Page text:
How to read home-building plans
Unless you're an architect or a builder, reading home plans can sometimes feel like reading a different language. With that in mind, here are a few tips to make the process easier:
At the bottom of the plan, you'll usually see a conversion scale. This will show you the scale to which the plan was drawn. For the most part, house plans are drawn to one-quarter scale, which means that every quarter-inch on the plan is equal to a foot once the plan is built. However, this is not a universal rule, so you'll want to make sure you understand the conversion scale before moving forward.
Symbols and abbreviations
One of the trickiest parts of reading a blueprint or home building plan is understanding all of the symbols and abbreviations that are used. Unfortunately, every architect may use a slightly different system for how to note important items like doors and stairs. Luckily, there is often a key to these abbreviations and symbols.
If you don't understand something, be sure to refer back to the key as you read through the plan.
How to work with an architect to design a custom home
If you're building a custom home, you'll likely need to hire an architect to handle the design. You'll want to keep in mind that every architect's design process may be a little bit different. However, in general, you can expect the creation of your building plan to consist of the following three stages:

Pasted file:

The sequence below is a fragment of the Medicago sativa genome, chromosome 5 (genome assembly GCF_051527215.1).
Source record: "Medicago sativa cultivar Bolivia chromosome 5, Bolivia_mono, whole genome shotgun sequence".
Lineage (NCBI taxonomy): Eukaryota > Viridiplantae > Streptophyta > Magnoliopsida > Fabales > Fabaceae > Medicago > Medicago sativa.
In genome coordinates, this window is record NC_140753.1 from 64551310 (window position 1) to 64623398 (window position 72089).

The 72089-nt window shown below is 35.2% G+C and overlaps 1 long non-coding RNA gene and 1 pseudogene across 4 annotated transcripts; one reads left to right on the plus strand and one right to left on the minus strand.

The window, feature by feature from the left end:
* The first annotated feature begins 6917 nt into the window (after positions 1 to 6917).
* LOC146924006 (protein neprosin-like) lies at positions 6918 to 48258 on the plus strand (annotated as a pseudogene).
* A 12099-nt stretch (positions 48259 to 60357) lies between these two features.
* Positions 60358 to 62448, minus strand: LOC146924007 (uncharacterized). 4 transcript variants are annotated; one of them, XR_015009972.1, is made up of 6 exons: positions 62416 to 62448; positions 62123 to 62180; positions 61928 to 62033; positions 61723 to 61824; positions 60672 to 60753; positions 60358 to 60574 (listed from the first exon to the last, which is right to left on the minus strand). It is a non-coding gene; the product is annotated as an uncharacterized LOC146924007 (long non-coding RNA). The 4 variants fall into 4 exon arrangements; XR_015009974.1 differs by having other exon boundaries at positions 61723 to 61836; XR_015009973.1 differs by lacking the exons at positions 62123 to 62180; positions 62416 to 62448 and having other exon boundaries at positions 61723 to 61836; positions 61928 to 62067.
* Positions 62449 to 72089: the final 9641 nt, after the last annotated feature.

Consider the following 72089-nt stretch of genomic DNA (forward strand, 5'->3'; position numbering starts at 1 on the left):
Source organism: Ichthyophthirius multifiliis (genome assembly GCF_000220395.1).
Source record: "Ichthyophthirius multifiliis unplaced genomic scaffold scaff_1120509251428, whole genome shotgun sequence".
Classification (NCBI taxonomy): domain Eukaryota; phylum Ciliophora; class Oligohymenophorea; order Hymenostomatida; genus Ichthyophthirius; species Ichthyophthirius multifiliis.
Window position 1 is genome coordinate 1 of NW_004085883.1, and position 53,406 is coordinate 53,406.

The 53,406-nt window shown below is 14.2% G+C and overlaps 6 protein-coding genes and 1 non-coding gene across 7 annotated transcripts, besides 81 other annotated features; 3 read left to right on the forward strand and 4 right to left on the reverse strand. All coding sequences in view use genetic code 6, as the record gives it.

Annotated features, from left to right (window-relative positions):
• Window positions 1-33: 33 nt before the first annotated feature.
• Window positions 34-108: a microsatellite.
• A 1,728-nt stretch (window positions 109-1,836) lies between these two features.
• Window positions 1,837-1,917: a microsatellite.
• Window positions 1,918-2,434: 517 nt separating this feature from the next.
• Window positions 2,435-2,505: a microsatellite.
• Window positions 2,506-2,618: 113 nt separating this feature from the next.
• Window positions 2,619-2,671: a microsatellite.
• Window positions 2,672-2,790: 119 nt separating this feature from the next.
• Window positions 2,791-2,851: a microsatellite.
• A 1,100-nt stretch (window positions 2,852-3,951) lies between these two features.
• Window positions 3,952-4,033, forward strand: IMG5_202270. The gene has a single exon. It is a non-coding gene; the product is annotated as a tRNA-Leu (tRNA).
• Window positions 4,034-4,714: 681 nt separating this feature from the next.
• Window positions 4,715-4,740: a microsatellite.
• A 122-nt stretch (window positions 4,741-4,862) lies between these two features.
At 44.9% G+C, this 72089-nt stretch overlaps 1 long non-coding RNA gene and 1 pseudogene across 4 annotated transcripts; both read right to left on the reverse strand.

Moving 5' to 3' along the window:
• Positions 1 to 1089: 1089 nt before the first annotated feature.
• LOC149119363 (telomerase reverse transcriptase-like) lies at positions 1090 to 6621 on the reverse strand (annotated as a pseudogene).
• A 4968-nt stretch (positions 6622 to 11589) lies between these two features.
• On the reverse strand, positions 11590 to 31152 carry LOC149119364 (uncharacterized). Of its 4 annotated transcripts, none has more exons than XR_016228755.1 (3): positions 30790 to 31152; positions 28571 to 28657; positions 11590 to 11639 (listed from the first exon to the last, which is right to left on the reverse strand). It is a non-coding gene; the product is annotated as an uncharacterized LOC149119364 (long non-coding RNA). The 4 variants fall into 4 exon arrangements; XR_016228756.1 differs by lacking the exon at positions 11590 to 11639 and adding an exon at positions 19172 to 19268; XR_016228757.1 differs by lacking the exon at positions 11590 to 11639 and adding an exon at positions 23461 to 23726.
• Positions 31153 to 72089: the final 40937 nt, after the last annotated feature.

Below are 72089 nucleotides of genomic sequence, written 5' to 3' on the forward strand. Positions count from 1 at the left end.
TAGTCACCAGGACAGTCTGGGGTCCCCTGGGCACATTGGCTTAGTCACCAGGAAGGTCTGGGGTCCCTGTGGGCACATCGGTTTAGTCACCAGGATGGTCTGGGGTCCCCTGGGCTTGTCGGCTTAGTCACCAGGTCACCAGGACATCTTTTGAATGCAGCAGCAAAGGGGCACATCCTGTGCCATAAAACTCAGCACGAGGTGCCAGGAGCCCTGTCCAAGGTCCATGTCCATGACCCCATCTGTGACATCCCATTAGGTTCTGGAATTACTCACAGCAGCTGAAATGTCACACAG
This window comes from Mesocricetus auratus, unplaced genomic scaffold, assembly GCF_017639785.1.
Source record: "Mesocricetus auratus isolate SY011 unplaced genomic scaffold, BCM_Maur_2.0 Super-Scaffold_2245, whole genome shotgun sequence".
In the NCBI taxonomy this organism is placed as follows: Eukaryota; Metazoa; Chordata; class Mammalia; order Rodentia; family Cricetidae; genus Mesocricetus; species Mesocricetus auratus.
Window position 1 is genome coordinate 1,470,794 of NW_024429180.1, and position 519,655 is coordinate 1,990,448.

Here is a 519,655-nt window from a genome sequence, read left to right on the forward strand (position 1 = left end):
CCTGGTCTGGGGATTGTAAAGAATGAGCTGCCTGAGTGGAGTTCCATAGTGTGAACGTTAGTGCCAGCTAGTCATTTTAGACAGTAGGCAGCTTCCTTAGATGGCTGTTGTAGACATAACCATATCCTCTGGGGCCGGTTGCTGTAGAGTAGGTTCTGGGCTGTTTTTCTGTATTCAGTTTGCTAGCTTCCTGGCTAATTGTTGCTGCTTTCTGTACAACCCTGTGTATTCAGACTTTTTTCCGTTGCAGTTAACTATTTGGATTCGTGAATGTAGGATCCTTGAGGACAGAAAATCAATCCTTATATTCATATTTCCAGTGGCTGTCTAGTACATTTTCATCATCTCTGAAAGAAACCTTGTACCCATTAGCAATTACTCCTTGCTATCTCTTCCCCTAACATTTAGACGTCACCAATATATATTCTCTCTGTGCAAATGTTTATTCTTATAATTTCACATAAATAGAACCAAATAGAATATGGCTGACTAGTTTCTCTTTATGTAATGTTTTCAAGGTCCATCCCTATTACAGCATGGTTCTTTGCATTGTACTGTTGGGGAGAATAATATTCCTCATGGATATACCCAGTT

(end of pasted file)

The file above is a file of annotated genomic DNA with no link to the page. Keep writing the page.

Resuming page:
1. Before meeting with the architect
Hiring an architect is not cheap, so it's in your best interest to take some time to prepare before meeting with them in person. That way, you'll get the most out of your time together.
In order to prepare, you should create a list of goals for the project. List out any must-have requirements you have for your dream home. For example, maybe you've always wanted an open floor plan or a big dining room that's perfect for entertaining.
It's also a good idea to get clear on your budget for the project. Once you have all of those details set in your mind, you'll be ready to move on to the next phase.
2. Information gathering
The first thing that will happen when you sit down with your architect is that they will ask you a lot of questions. A good architect will listen to your responses to get clear on your vision for the project. Your architect may also propose solutions to any potential problems that they foresee in your plan or offer you an array of options to help you stay on budget.
3. Schematic design phase
Once both of you are clear on your vision for the house, your architect can start creating your perfect house plan. The architect will likely create a few design options for you, which you can then go over together in person.
As the homeowner, you'll want to give your honest feedback during these sessions and let them know what you like and dislike. You'll go back and forth with them until you're satisfied with the design, at which point, you can hire a contractor and start moving forward with building your home.
The bottom line
Home-building plans are a key part of the design and construction process. To that end, if you're planning to build a new home, it's in your best interest to understand how they work. Use the information above to help you get started with your architectural design process and, before you know it, you'll be on your way to building your dream home.